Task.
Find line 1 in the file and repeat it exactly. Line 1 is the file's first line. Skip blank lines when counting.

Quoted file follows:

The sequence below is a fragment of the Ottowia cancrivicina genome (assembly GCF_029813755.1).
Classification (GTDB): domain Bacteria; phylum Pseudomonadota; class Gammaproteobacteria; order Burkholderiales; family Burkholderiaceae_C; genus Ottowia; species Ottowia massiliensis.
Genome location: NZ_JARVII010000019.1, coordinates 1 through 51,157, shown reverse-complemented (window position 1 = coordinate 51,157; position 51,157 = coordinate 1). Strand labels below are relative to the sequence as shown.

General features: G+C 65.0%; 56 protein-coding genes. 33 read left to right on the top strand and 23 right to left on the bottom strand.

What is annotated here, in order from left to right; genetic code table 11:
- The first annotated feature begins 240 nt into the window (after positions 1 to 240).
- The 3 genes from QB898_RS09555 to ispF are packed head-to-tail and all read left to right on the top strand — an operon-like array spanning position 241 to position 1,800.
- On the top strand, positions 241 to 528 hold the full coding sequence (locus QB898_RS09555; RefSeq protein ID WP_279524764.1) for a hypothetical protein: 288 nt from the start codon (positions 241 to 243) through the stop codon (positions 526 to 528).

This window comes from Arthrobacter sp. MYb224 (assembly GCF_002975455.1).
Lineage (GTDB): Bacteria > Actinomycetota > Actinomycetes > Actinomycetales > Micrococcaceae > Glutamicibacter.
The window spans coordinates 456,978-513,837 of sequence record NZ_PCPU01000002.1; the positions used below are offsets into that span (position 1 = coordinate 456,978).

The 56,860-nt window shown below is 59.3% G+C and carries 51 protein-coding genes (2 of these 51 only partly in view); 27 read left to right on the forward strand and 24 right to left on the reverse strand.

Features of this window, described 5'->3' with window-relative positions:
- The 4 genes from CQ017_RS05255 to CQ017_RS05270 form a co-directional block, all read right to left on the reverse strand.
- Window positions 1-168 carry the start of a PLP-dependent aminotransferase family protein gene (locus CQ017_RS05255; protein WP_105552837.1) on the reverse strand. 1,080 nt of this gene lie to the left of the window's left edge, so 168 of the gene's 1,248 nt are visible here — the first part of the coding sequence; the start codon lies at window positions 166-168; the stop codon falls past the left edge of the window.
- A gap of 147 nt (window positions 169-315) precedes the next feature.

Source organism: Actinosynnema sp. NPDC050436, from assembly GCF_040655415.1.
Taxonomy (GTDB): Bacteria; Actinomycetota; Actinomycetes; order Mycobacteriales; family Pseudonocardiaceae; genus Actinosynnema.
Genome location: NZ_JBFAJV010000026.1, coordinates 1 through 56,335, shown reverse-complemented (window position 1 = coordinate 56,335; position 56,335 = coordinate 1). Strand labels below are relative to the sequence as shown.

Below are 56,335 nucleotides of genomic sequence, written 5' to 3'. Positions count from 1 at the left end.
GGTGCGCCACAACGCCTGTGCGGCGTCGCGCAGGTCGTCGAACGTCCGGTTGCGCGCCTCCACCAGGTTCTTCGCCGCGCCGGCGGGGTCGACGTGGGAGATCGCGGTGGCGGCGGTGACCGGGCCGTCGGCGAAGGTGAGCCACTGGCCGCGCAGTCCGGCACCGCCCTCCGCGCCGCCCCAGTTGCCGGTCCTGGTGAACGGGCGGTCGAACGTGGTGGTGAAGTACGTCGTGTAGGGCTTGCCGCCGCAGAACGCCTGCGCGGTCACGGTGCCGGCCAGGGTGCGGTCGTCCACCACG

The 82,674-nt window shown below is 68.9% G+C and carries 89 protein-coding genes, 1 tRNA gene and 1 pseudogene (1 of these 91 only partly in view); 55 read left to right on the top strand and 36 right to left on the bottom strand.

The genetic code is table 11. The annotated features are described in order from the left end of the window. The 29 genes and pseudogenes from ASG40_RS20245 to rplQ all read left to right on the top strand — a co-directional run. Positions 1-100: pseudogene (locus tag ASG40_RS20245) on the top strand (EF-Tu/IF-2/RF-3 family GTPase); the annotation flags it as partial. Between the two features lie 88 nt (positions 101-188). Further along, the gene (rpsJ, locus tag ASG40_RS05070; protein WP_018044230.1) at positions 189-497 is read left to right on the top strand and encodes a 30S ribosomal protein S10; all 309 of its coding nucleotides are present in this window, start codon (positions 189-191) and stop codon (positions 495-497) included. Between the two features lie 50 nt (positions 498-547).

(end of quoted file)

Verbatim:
The sequence below is a fragment of the Ottowia cancrivicina genome (assembly GCF_029813755.1).